Currently, most of the customers for GenPass use the technology as a risk-assessment tool, but the company and several universities around the country are working to develop more specific gene mapping that can help environmental consultants tailor a treatment plan based on a plant’s specific genetic code. 

However, that technology is likely four years away, Parks said. 

In the meantime, GenPass is in the process of developing tools to monitor the spread of water milfoil over time and create a comprehensive map of waterways so customers know how to treat them.

“(With) the idea of tracking how each type of water milfoil is responding to treatment every single year, you can slowly tweak your treatments to make them better and better,” Parks said. “That way, you can slowly learn what does work on hybrids and why it works better, but you can also minimize the risk of wasted resources for years.”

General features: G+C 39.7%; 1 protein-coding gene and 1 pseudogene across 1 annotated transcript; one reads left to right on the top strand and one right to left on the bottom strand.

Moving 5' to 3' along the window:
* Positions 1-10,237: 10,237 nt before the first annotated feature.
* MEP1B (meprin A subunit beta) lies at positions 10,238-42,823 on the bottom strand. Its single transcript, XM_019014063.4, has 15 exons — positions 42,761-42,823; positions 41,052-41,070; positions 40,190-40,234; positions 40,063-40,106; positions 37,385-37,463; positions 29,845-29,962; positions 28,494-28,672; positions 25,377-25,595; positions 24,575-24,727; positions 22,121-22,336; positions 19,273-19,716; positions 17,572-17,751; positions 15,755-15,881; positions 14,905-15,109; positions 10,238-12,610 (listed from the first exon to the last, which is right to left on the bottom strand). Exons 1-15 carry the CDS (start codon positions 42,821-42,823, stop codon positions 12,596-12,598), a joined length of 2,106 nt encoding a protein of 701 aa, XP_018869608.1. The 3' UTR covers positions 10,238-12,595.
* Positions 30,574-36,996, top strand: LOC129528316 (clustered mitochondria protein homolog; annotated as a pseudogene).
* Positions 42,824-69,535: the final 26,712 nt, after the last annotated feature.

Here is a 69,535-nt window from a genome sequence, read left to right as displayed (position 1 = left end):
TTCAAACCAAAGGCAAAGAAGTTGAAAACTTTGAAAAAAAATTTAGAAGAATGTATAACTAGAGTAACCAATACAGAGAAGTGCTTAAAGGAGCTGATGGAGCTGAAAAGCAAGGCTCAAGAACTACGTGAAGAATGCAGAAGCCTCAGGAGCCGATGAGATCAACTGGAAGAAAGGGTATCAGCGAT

Ultimately, Parks hopes to partner with a larger research lab that does environmental testing to provide stability for her firm over the long term.

“The ideal for me, because I’m not a business person and I’m not sure I can take this as far as someone with that background could, is to partner with a business that already does environmental testing,” she said. “When we partner, I can help with product development, research and development, public education and marketing, and they would handle the business plan and market development.”

The company is currently in talks with Muskegon Heights-based Trace Analytical Laboratories LLC to form a partnership that would provide customers the species identification technology GenPass offers combined with water quality testing from Trace. The pilot program would serve as a test for the two companies to work closer in the future, Parks said. 

TRANSITIONING INTO A BUSINESS

The technology GenPass uses today to identify water milfoil was originally pioneered in the mid 2000s by Parks’ graduate adviser, Dr. Ryan Thum at Grand Valley State University (GVSU).

In 2012, GVSU and Thum applied for a grant through the National Science Foundation to transition the technology from the lab bench to commercialization.